The Cantilon Effect, hyperinflation and how to get rich from it

by Adam Bark

It’s a Sunday morning of January 2030. Your lovely wife has just asked you to go and buy a loaf of bread and bottle of milk, so she can enjoy a rich and pleasant breakfast.

So, even though you are quite annoyed you put on your shoes and walk down to the local grocery store. You grab the milk and bread, go to the counter, wait for the shop clerk to scan the items and then your jaw drops as he tells you the bill, it is $1,248.

“$1,248 for some milk and bread, is he joking?!” You may well be asking yourself, and in this case yes, he was. However, it is a fun example to introduce a serious little macroeconomic concept that I am sure you are all familiar with, it’s called inflation, simply put an increase in prices and fall in purchasing value of money. In the above example, we have an extreme case known as hyper inflation. Hyper inflation is when you have an inflation rate of 50% or higher for a period of a month or more.

Inflation has been getting worst since the creation of the Federal Reserve, the gradual move away from the gold standard in the 30s and Nixon abandoned it completely in 1971. What this means, is that your money is no longer backed by the price of gold and it’s the Fed who decides how much of it to print and how much it’s ultimately worth. A quick glance at the graph below tells you all you need to know, the rules of money have changed, and in today’s economy, savers are losers.

purchasing power of the us dollar

We can see this from the stock market at the moment, the economy is in shambles while the stock market has reached an all time high, but please don’t fall for it. This growth isn’t based on fundamentals, it is just an artificially inflated asset bubble.

We are not talking about conspiracy theories here, this is what is happening. You can draw your own conclusion as to whether they are intentionally abusing their power or not. The fact is, that the worse it gets, the more money the government prints, and the richer certain individuals on the inside become, while we, on the outside, pay the price.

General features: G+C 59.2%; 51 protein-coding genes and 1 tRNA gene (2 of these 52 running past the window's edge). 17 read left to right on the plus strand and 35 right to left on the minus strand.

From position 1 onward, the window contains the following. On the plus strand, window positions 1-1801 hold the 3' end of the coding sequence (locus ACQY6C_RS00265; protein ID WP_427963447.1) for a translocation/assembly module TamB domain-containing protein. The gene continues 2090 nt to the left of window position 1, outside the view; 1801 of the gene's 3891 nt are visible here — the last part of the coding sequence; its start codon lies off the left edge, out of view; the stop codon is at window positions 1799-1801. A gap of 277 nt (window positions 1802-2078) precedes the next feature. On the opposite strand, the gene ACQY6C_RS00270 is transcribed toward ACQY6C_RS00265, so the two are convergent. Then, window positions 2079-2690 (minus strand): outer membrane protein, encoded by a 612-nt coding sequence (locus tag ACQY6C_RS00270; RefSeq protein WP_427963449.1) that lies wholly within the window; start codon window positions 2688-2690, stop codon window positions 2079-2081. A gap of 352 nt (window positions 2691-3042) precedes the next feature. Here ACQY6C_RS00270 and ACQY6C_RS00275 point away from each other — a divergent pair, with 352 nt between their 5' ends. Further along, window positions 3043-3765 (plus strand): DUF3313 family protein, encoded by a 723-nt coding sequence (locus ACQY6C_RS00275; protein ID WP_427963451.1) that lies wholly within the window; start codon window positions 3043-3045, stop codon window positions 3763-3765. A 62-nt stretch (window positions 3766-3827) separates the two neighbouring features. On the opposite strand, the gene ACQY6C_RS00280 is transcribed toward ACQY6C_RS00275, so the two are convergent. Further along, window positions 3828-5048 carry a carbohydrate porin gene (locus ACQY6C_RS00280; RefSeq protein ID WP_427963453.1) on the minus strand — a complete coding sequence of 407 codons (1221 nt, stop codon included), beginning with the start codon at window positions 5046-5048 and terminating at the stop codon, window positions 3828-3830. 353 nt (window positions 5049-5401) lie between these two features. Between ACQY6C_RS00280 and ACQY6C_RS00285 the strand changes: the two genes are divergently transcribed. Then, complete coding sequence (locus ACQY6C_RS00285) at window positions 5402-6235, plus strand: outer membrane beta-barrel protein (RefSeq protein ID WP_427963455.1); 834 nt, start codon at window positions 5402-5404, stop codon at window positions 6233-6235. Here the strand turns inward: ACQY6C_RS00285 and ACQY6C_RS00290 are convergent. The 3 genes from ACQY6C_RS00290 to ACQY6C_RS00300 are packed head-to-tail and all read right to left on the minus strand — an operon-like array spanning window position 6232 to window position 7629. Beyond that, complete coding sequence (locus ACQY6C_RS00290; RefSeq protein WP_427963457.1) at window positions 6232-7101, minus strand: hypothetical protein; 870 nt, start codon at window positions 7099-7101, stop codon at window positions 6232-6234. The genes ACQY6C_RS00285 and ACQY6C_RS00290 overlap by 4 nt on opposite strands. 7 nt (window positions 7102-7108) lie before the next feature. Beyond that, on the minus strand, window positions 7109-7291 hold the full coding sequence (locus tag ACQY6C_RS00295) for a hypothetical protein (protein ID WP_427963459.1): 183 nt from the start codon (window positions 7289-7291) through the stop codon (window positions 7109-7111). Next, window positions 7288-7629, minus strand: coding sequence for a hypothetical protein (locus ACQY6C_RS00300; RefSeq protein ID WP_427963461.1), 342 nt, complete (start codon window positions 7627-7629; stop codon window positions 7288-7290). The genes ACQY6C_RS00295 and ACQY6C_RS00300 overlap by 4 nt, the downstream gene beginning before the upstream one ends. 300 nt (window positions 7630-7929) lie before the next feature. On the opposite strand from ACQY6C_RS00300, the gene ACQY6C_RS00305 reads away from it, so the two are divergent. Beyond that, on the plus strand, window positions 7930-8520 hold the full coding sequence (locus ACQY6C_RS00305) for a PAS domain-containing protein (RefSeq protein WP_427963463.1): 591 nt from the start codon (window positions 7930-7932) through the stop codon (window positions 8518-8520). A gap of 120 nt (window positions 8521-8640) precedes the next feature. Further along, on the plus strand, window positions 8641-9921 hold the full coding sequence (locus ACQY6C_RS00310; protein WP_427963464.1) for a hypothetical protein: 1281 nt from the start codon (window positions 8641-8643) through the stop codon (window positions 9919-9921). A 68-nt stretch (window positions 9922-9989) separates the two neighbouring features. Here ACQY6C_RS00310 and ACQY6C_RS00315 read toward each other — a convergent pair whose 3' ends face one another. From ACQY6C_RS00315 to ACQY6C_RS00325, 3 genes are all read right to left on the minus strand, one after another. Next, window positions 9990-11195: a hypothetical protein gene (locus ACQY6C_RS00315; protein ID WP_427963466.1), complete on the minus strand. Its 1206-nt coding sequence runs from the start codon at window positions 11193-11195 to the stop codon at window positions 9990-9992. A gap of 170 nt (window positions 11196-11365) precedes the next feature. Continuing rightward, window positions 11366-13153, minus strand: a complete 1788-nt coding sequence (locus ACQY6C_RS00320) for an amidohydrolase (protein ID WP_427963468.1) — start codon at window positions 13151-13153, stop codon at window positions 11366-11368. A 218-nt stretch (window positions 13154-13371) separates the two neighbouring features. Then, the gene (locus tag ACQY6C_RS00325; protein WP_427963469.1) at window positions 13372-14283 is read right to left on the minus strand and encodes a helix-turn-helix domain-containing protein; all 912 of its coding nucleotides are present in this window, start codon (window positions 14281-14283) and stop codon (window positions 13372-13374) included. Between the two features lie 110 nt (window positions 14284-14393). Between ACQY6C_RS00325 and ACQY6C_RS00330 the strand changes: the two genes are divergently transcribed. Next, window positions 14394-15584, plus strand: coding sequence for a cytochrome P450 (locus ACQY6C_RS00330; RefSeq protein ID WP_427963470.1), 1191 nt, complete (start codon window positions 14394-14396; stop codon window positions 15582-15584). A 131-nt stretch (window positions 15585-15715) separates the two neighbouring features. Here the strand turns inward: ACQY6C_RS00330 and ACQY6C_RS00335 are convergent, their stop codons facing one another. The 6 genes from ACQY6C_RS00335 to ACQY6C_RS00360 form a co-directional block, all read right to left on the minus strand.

So, why aren’t we already feeling the effect of inflation? It’s probably because even though industrial outputs have declined drastically, due to the Covid restrictions, so has the demand of goods due to financial insecurity. Lots of people have either lost their job or are afraid they are going to lose it, making them spend less. This has a deflationary effect on the economy.

There’s no getting around it, introducing this much money, this quickly has had a upwards pressure on inflation but it has been counteracted by the downward pressure of unemployment and the fall in demand. We are living in a fragile equilibrium.

Eventually when all restrictions are lifted, unemployment falls and demand goes back up, we are going to have pay for the printers madness with higher taxes and inflation. Most likely, lots of it.

hyperinflation

It’s not fair, it’s not good and it won’t be easy. But somehow we have to deal with it.

Don’t keep cash under the mattress (or in a bank). Inflation will eat it up, with interest rates this low, your money is already losing value as we speak.

It could get even worse if the Federal Reserve goes with negative interest rates and inflation rises substantially. Your 50 thousand in savings may be barely enough to buy Christmas presents for your family 5 years down the line.

Since the beginning of 2020 the US government has slashed interest rates to 1% and has added 20 trillion dollars to its money supply, that’s more than a 20% increase in the amount of money in the economy. The government has also pumped almost 4 trillion dollars into it via stimulus and other Covid related spending, which comes close to doubling the amount of cash in active circulation, ‘in circulation’ meaning the money that is out there being spent.